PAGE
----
Sleeboom-Faulkner, Margaret (2010) Contested embryonic culture in Japan - public discussion, and human embryonic stem cell research in an aging welfare society. Medical Anthropology: Cross-Cultural Studies in Health and Illness, 29 (1). pp. 44-70. ISSN 0145-9740Full text not available from this repository.
This article explores the reasons for the lack of a broad discussion on bioethical regulation of human embryonic stem cell research (hESR) in Japan and asks why scientists experience difficulties accessing resources for hESR despite the acclaimed indifference of dominant Japanese culture to embryo research. The article shows how various social actors express their views on the embryo and oocyte donation in terms of dominant Japanese culture, foiled against what is regarded as Western culture. Second, it shows how the lack of concern with hESR should be understood in the context of public health policies and communications and bioethics decision making in Japan. Finally, it interprets the meaning of the embryo in the context of Japan as an aging modern welfare society, explaining how policymakers have come to emphasize the urgency of infertility problems over issues around abortion and embryonic life.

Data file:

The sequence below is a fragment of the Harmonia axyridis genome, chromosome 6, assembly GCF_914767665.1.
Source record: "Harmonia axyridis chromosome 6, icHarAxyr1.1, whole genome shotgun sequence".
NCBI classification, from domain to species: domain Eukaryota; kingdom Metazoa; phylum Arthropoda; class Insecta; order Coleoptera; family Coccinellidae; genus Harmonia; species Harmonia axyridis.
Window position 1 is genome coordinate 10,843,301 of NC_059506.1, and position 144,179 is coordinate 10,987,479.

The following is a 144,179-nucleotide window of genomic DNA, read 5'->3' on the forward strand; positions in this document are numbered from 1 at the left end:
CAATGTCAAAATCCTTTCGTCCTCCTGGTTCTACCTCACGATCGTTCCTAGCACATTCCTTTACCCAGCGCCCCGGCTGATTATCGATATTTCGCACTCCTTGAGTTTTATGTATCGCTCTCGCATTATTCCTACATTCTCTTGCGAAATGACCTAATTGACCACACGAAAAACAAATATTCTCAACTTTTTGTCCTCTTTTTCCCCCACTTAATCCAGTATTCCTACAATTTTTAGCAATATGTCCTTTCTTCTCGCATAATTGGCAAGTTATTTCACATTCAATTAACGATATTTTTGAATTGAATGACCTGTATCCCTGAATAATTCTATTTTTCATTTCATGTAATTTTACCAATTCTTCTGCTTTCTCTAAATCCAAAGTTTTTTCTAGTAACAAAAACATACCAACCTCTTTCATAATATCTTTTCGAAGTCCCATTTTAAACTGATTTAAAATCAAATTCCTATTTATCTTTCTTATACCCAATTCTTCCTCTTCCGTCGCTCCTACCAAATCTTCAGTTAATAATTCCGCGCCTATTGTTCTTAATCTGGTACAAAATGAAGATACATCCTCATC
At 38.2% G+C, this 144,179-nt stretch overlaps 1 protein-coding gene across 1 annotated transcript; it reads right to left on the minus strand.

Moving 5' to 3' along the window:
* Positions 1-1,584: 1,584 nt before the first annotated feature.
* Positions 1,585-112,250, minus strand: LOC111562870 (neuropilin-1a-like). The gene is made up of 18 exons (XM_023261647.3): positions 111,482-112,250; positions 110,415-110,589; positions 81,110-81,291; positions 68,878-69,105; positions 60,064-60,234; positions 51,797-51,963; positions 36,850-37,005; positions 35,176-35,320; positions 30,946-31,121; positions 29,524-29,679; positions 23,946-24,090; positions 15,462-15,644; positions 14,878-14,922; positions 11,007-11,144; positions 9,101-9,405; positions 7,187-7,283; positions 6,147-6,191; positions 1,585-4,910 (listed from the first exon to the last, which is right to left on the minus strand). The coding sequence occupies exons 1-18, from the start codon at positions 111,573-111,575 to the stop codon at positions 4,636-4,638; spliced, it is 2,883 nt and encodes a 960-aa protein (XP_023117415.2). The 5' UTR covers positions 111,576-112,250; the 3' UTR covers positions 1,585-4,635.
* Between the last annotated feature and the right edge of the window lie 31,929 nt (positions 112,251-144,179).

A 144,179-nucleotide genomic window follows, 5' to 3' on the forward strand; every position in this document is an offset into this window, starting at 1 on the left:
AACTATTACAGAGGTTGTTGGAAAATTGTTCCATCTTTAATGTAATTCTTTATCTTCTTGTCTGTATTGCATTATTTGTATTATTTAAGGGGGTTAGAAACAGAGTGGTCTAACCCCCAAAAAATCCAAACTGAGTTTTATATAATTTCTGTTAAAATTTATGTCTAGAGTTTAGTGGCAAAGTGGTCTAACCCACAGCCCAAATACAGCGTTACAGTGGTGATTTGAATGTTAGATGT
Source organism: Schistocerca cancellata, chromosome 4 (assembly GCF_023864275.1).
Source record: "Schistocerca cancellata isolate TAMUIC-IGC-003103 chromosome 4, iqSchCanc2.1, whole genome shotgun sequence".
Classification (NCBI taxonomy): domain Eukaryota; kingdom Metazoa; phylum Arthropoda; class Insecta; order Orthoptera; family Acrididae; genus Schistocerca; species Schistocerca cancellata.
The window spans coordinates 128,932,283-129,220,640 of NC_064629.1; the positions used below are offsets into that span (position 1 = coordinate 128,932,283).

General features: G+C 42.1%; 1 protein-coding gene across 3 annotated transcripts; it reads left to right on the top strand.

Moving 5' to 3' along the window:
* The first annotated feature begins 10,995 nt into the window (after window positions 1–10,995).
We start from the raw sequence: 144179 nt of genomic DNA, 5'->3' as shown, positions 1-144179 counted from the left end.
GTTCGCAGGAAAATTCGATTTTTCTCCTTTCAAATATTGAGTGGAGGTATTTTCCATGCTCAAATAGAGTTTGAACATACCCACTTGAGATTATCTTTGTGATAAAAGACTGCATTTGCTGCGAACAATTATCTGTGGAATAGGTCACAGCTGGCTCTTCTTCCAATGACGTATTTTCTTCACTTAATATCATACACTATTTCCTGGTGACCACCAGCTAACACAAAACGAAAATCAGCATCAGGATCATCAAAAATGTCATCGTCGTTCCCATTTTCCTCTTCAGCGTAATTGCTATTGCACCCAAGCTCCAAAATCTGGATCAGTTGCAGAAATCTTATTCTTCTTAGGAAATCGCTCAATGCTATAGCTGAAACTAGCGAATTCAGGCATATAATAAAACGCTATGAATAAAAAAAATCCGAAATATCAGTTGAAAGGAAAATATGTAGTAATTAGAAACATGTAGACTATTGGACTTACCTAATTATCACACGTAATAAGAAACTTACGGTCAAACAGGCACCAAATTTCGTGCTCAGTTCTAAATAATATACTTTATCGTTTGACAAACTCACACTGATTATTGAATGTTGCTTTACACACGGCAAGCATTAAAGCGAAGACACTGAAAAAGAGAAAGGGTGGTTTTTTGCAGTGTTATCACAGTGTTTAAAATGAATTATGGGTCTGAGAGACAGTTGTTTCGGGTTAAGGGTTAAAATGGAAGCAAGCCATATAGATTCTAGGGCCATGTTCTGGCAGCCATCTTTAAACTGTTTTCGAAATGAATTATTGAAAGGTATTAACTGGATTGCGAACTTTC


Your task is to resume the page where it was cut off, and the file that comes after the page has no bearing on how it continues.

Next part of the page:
|Schools and Departments:||School of Global Studies > Anthropology|
|Depositing User:||Margaret Sleeboom-Faulkner|
|Date Deposited:||06 Feb 2012 15:04|
|Last Modified:||07 Mar 2013 12:50|